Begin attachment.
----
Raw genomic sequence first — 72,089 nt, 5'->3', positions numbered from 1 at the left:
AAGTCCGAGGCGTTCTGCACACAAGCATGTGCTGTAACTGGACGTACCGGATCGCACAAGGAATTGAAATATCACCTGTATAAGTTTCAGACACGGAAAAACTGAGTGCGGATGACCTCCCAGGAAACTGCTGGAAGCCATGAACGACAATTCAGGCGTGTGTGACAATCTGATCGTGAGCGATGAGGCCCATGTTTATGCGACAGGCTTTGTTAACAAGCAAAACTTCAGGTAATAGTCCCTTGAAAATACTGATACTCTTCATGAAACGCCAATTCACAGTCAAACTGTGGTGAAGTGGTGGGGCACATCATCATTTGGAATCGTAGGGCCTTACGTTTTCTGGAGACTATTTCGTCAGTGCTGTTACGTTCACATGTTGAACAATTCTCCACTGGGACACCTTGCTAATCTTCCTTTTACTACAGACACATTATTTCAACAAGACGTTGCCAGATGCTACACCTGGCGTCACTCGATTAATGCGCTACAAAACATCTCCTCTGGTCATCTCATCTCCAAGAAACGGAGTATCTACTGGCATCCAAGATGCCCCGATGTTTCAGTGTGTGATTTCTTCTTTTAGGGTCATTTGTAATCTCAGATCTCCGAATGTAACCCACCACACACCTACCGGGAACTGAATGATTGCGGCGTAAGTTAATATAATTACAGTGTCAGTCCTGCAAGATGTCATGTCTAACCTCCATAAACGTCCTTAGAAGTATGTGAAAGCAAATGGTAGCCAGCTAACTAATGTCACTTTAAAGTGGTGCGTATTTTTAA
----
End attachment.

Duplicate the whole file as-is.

Raw genomic sequence first — 72,089 nt, 5'->3', positions numbered from 1 at the left:
AAGTCCGAGGCGTTCTGCACACAAGCATGTGCTGTAACTGGACGTACCGGATCGCACAAGGAATTGAAATATCACCTGTATAAGTTTCAGACACGGAAAAACTGAGTGCGGATGACCTCCCAGGAAACTGCTGGAAGCCATGAACGACAATTCAGGCGTGTGTGACAATCTGATCGTGAGCGATGAGGCCCATGTTTATGCGACAGGCTTTGTTAACAAGCAAAACTTCAGGTAATAGTCCCTTGAAAATACTGATACTCTTCATGAAACGCCAATTCACAGTCAAACTGTGGTGAAGTGGTGGGGCACATCATCATTTGGAATCGTAGGGCCTTACGTTTTCTGGAGACTATTTCGTCAGTGCTGTTACGTTCACATGTTGAACAATTCTCCACTGGGACACCTTGCTAATCTTCCTTTTACTACAGACACATTATTTCAACAAGACGTTGCCAGATGCTACACCTGGCGTCACTCGATTAATGCGCTACAAAACATCTCCTCTGGTCATCTCATCTCCAAGAAACGGAGTATCTACTGGCATCCAAGATGCCCCGATGTTTCAGTGTGTGATTTCTTCTTTTAGGGTCATTTGTAATCTCAGATCTCCGAATGTAACCCACCACACACCTACCGGGAACTGAATGATTGCGGCGTAAGTTAATATAATTACAGTGTCAGTCCTGCAAGATGTCATGTCTAACCTCCATAAACGTCCTTAGAAGTATGTGAAAGCAAATGGTAGCCAGCTAACTAATGTCACTTTAAAGTGGTGCGTATTTTTAA